Quotas for Women in Leadership
This has to be one of the hottest and most controversial current topics around, so I stick my neck out with some trepidation. Why? Because I hope to set a debate going in which we are all focused on moving beyond the status quo, where, despite some fantastic role models like Ginni Rometty, Angela Merkel, Sheryl Sandberg and Indra Nooyi, the statistics tell us that we are stuck. There is some good news. Bloomberg reports that legal directives in the EU have increased female representation on corporate boards to 17.8 percent in 2013 from 11.9 percent in 2010, while in the U.S., the pace at which women were added to Fortune 500 boards is still at 2 percent, although having slowed from 5 percent annual growth since 2005. In 2003, Norway became the first country to legislate gender balance on corporate boards and reached the 40 percent threshold in 2007. On the bad news side, in the absence of legal or activist pressure, the makeup of boards has hardly changed and almost half of Silicon Valley companies have no female directors. And at lower levels in organizations neither the gender balance nor equal pay are advancing much.
I want to make the case for quotas for women in senior leadership positions.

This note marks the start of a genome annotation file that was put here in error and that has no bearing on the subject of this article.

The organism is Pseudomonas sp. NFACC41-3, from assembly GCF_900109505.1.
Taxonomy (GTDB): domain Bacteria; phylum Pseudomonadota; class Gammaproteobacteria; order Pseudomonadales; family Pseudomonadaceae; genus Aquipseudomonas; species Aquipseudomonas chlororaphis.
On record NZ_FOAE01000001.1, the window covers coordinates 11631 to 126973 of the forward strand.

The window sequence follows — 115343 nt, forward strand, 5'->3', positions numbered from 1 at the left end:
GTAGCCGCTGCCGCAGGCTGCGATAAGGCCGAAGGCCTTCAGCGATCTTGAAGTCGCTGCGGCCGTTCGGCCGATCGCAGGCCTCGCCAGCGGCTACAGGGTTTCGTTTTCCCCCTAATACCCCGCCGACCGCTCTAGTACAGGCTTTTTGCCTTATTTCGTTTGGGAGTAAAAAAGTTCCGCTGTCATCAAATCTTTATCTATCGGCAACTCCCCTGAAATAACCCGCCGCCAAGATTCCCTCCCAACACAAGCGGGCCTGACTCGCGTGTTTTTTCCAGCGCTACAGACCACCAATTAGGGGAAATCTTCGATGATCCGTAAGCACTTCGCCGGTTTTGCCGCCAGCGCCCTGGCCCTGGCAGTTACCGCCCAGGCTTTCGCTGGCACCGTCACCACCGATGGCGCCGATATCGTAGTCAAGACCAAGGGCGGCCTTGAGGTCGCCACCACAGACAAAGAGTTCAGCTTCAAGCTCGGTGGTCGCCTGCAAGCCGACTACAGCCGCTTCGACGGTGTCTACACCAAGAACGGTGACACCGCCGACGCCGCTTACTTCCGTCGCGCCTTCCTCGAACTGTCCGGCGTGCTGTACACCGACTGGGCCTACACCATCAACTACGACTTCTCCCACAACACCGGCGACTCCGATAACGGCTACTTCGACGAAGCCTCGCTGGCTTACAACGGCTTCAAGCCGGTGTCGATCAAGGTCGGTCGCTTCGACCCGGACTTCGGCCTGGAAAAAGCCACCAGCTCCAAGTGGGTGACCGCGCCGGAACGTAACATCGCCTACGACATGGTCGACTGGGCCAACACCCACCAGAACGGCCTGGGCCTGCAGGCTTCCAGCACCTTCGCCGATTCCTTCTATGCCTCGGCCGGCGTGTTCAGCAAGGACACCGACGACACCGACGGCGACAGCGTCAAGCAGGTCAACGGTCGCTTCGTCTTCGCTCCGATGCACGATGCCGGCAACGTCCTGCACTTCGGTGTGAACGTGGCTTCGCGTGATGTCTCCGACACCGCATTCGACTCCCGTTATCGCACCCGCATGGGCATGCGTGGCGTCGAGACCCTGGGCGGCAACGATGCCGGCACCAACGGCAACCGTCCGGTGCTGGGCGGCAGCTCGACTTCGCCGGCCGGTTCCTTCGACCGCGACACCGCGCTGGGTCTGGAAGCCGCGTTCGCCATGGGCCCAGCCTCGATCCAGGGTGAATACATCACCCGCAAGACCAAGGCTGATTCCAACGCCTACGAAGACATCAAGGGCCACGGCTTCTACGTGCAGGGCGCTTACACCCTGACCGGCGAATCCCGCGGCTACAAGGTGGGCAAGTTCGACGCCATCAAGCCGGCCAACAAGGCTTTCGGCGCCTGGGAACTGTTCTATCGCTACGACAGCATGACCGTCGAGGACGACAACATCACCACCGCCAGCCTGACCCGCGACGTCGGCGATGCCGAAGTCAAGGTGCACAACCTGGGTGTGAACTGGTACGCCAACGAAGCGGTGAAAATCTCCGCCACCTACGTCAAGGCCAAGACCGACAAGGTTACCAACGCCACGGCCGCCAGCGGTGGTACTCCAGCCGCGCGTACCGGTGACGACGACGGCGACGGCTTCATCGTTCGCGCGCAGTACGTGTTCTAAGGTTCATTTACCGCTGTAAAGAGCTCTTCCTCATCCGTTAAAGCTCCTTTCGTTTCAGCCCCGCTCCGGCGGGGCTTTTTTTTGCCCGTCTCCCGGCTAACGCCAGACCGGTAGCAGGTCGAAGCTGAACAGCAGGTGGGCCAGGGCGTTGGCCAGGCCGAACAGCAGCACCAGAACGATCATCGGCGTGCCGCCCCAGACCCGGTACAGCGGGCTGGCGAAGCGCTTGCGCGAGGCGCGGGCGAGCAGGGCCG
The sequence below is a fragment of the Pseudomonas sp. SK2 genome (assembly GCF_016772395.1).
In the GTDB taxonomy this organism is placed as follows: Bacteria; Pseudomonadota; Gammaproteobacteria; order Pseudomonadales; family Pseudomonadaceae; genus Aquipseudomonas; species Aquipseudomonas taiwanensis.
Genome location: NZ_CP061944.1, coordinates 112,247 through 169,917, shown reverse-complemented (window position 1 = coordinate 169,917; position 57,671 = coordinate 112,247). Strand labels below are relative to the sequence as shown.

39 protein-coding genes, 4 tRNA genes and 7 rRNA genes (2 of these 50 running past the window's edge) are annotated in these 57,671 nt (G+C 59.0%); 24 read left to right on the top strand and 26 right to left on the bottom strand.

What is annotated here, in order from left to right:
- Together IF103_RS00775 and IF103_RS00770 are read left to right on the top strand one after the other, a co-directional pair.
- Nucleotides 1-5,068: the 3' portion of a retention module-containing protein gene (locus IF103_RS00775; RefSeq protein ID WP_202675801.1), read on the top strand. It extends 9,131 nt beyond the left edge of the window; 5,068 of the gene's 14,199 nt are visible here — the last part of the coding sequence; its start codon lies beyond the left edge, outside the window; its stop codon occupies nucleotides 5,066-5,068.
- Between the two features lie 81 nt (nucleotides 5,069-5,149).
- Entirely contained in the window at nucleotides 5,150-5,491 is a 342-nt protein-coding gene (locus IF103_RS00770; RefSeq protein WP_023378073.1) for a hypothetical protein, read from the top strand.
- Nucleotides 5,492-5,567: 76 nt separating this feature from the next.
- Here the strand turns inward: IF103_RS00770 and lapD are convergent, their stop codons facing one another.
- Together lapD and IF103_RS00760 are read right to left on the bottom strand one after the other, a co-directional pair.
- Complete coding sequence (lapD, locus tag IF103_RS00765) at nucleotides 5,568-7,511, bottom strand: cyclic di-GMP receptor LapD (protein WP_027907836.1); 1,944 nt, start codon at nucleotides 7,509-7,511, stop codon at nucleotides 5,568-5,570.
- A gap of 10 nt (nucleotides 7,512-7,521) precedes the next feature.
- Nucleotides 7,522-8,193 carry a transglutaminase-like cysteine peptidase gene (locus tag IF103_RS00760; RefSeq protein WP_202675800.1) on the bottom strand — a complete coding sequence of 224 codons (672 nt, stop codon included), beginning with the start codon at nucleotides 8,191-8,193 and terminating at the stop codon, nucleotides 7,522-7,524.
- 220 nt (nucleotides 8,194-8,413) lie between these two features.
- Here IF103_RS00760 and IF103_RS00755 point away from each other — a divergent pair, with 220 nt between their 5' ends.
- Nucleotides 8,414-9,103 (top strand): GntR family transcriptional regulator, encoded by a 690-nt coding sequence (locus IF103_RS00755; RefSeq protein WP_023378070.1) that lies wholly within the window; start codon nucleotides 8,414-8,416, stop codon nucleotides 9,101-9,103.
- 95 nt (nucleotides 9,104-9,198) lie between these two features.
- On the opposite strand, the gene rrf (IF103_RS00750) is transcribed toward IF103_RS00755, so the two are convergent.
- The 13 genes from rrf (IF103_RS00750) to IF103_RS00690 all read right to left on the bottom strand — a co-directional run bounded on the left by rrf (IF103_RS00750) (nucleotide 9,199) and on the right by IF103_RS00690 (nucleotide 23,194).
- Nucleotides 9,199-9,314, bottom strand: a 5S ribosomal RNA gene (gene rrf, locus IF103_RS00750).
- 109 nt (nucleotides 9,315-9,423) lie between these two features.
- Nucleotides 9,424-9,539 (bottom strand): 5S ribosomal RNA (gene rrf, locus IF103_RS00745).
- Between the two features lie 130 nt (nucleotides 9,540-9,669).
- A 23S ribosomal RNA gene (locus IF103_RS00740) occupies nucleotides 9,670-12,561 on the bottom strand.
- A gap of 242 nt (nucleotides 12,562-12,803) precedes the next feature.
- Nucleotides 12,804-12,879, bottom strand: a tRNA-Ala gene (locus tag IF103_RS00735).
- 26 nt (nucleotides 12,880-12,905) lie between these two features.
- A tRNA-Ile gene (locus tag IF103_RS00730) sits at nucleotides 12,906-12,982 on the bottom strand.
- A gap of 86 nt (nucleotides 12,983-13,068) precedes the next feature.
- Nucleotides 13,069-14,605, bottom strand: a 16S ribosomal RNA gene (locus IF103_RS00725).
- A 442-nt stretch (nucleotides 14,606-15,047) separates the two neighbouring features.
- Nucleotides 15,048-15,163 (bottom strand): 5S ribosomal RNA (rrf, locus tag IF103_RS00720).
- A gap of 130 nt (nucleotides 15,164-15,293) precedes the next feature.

There are generally three main arguments against quotas. People claim we shouldn’t have quotas because: firstly, as a woman, I want to make it in my own right, not be seen as a woman in a titular role; secondly, if we fill quotas with inadequately qualified women, we will set our own cause back; thirdly, the cost burden of equal representation or equal pay would be too high for business to bear. It seems to me that the first two arguments are inextricably bound up either with our own female lack of confidence, or with our perfectionism, often evidenced in acts such as not going for a job unless we meet the criteria exactly. (I nearly missed my job as a professor at London business school, despite a personal invitation repeated three times from the head of department, because the gap between the advertised job requirements and how I saw myself seemed cavernous to me. Not so, as it turned out, and I spent a happy 11 years there). I don’t think that many men worry about getting a job because they have some kind of inside track, whether it’s because of who they know or how they got onto the list, so why do we worry so much? More importantly, there are loads of qualified women available, some of whom may under-estimate their capabilities, but who are nonetheless fabulous. The idea of us running out of well qualified women at any level is impossible. And if you do get there because of a quota system, just do the splendid job you know you can and anyone complaining will soon stop. The argument about the cost burden on business also bemuses me. Have you seen the Catalyst research on the superior returns achieved by companies with more women at the top? Business can’t afford NOT to appoint more women at the top if they want to outperform in the long term, whatever the short term cost.